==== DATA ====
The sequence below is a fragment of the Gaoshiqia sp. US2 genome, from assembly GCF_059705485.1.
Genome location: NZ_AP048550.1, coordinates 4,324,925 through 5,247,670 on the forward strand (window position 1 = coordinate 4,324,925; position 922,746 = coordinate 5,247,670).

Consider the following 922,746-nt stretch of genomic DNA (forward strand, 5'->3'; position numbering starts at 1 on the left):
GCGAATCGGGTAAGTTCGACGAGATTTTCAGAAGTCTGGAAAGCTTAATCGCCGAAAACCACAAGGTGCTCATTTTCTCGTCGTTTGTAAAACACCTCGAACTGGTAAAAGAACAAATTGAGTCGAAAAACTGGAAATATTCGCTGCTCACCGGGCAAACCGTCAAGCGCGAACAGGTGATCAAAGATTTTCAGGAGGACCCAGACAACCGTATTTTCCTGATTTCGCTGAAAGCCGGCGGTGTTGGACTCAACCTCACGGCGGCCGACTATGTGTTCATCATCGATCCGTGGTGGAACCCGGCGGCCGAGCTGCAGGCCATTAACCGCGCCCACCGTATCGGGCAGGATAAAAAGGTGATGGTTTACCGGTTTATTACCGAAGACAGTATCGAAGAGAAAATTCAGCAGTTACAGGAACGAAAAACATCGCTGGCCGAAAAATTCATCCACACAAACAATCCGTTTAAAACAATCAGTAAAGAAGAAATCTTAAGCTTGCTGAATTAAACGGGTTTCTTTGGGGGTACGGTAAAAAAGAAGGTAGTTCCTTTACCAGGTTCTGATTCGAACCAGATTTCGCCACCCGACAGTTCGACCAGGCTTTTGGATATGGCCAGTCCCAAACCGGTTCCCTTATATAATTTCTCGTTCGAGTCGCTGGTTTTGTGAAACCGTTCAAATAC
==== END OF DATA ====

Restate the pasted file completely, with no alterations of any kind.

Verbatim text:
The sequence below is a fragment of the Gaoshiqia sp. US2 genome, from assembly GCF_059705485.1.
Genome location: NZ_AP048550.1, coordinates 4,324,925 through 5,247,670 on the forward strand (window position 1 = coordinate 4,324,925; position 922,746 = coordinate 5,247,670).

Consider the following 922,746-nt stretch of genomic DNA (forward strand, 5'->3'; position numbering starts at 1 on the left):
GCGAATCGGGTAAGTTCGACGAGATTTTCAGAAGTCTGGAAAGCTTAATCGCCGAAAACCACAAGGTGCTCATTTTCTCGTCGTTTGTAAAACACCTCGAACTGGTAAAAGAACAAATTGAGTCGAAAAACTGGAAATATTCGCTGCTCACCGGGCAAACCGTCAAGCGCGAACAGGTGATCAAAGATTTTCAGGAGGACCCAGACAACCGTATTTTCCTGATTTCGCTGAAAGCCGGCGGTGTTGGACTCAACCTCACGGCGGCCGACTATGTGTTCATCATCGATCCGTGGTGGAACCCGGCGGCCGAGCTGCAGGCCATTAACCGCGCCCACCGTATCGGGCAGGATAAAAAGGTGATGGTTTACCGGTTTATTACCGAAGACAGTATCGAAGAGAAAATTCAGCAGTTACAGGAACGAAAAACATCGCTGGCCGAAAAATTCATCCACACAAACAATCCGTTTAAAACAATCAGTAAAGAAGAAATCTTAAGCTTGCTGAATTAAACGGGTTTCTTTGGGGGTACGGTAAAAAAGAAGGTAGTTCCTTTACCAGGTTCTGATTCGAACCAGATTTCGCCACCCGACAGTTCGACCAGGCTTTTGGATATGGCCAGTCCCAAACCGGTTCCCTTATATAATTTCTCGTTCGAGTCGCTGGTTTTGTGAAACCGTTCAAATAC